Celebrating success with an eye on the future

Leaders across the nuclear security enterprise applaud the first production unit of the B61-12 while recognizing there is still work to be done.

By Whitney Spivey | April 22, 2022

F 35 B61 12 Opt
The B61-12 LEP “is vital to sustaining the credibility of America’s air-delivered nuclear deterrent capability and ensuring our continued ability to deter threats to our nation and, importantly, to our allies,” NNSA Administrator Jill Hruby explained during a virtual celebration of the bomb’s first production unit. DOD F-35 Joint Program Office

The B61 gravity bomb, deployed to U.S. Air Force and North Atlantic Treaty Organization bases, has almost 50 years of service, making it the oldest and most versatile weapon in the enduring U.S. nuclear stockpile. Numerous modifications have been made to the B61 since it entered service in 1968, and four B61 variants remain in the stockpile: the B61-3, -4, -7, and -11.

For nearly a decade, the aging weapon system has been undergoing a life extension that consolidates and replaces three B61 weapon designs (the B61-3, -4, and -7) and combines them into one updated design: the B61-12. Los Alamos and Sandia National Laboratories are the design agencies for the B61-12 life extension program (LEP), with Los Alamos also being responsible for producing detonators and other classified components.

The B61-12 LEP refurbishes, reuses, or replaces all the bomb’s nuclear and nonnuclear components, extending the bomb’s service life by at least 20 years. The LEP addresses the bomb’s age-related issues and enhances its reliability, ease of field maintenance, safety, and use control. When fielded, the B61-12 will balance greater accuracy, provided by the modern tail kit, with a substantial reduction in yield, but without any overall change in military requirements or capability.

"The measure of success is not the absence of challenges. The measure of success is the resilience to overcome challenges.”
—Los Alamos Director Thom Mason during an event that recognized the B61-12 LEP

On November 23, 2021, the first production unit (FPU) of the B61-12 was delivered. In the FPU phase of the nuclear weapons life cycle, all weapons components have been produced through qualified processes; all the necessary qualification testing, engineering analysis, and physics certification activities have been completed; and the FPU has been built at the Pantex plant, near Amarillo, Texas. In other words, all the processes required to produce the weapon are qualified and exercised, and the B61-12 is on track for full-scale production in May 2022.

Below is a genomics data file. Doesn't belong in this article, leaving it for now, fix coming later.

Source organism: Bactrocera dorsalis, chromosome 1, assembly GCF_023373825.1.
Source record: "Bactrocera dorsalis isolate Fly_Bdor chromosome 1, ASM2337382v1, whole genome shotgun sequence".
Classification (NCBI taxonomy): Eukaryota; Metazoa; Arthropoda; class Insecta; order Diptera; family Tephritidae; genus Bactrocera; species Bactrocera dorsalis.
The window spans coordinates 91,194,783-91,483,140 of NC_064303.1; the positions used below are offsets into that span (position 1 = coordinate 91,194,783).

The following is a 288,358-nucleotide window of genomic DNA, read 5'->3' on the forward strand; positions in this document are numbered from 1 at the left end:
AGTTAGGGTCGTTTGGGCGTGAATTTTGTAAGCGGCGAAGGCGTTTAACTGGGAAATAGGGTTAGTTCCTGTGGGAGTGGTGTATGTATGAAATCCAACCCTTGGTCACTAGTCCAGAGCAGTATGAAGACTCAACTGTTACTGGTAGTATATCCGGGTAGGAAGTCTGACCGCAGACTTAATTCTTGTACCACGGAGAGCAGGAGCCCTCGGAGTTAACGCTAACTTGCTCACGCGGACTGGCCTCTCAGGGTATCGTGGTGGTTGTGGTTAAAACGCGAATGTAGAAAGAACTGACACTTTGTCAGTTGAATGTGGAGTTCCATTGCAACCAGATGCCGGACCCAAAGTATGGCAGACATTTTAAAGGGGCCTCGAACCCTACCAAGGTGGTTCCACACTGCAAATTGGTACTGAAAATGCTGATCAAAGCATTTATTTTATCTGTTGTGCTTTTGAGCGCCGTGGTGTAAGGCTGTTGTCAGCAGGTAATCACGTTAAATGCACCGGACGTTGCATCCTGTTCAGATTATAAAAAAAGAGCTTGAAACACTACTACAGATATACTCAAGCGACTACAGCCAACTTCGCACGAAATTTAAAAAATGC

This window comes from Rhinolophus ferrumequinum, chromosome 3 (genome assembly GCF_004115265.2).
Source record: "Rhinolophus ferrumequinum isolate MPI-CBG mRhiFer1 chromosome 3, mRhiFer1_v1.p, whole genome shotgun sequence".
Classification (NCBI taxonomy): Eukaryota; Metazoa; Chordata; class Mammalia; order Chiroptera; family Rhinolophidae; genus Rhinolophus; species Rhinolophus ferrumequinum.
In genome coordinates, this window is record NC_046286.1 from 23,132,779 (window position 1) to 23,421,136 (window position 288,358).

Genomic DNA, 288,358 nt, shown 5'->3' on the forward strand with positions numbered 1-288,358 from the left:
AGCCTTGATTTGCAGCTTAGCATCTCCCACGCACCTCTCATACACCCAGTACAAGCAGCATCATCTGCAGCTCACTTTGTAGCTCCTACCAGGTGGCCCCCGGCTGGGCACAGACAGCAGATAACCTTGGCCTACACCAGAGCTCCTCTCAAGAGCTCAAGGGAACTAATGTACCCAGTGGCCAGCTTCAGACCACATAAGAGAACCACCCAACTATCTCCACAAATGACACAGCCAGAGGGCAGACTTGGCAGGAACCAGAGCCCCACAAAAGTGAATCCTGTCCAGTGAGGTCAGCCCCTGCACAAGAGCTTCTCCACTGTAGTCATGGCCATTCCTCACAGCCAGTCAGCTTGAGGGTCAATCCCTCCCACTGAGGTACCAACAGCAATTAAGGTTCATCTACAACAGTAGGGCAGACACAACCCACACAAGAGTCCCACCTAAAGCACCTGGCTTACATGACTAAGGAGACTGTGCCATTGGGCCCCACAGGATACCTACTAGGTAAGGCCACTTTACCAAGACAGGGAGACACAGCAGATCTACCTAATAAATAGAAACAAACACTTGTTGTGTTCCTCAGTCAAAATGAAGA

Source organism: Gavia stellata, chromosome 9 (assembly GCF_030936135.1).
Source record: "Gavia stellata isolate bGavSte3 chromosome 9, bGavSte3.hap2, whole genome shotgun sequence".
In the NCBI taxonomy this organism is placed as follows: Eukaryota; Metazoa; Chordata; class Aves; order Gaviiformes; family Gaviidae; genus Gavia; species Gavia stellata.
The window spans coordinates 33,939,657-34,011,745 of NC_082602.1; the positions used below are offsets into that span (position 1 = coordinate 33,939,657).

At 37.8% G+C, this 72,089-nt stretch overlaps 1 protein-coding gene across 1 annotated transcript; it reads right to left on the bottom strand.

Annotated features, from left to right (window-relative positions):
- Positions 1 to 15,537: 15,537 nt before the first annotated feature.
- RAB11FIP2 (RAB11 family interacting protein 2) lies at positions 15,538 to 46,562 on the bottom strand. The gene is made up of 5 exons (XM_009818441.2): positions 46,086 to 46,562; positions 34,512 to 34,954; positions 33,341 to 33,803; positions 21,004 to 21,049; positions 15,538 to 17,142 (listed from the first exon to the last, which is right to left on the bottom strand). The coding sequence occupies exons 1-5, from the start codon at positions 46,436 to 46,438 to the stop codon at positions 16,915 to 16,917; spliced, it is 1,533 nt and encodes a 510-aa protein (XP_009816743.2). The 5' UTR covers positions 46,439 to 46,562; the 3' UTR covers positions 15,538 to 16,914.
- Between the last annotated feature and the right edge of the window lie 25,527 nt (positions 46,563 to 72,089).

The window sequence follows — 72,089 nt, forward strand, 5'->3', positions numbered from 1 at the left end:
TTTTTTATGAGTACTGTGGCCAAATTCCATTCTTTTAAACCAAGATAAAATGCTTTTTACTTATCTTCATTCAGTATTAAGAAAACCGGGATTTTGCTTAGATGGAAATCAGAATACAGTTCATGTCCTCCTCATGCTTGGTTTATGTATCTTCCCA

“It has been, and continues to be, an honor to work with such a diverse and integrated team of talented technicians, designers, scientists, engineers, physicists, and other professional staff to achieve the B61-12 FPU and meet one of our country’s most critical national security milestones,” says engineer and program manager Jessica Trujillo. “This has been a long journey with the support and collaboration of our national security enterprise partners. I am proud to say we have delivered a quality product that meets the highest standards of Los Alamos National Laboratory weaponry.”

On January 20, the B61-12 FPU was celebrated during a virtual event hosted by the Kansas City National Security Campus. More than 300 people attended from across the nuclear security enterprise and the United States Air Force, including Jill Hruby, head of the National Nuclear Security Administration (NNSA) and Los Alamos Director Thom Mason.

After thanking all those involved, Mason noted that work on the B61-12 is far from over. “FPU is a really important and tangible milestone, but we’ve now got to move on to rate production and completing the program,” he said. “I am absolutely confident that the team that got us to this point is going to see us through in support of our national deterrence mission—which one only needs glance at the newspapers to understand is critically important in today’s world.”

The B61-12 LEP and other ongoing weapons modernization programs will ensure the safety, security, and military effectiveness of the U.S. nuclear stockpile in this increasingly complicated and uncertain global environment.

“The effectiveness and credibility of our nuclear stockpile depends on our scientific engineering, technological, and production capabilities,” Hruby said. “[The B61-12 LEP] provides me, other leaders, our allies, and our adversaries confidence that we will be able to deliver on the life extension and modernization programs ahead. This achievement clearly demonstrates that NNSA can innovate, collaborate, and deliver our mission on behalf of the American people.” ★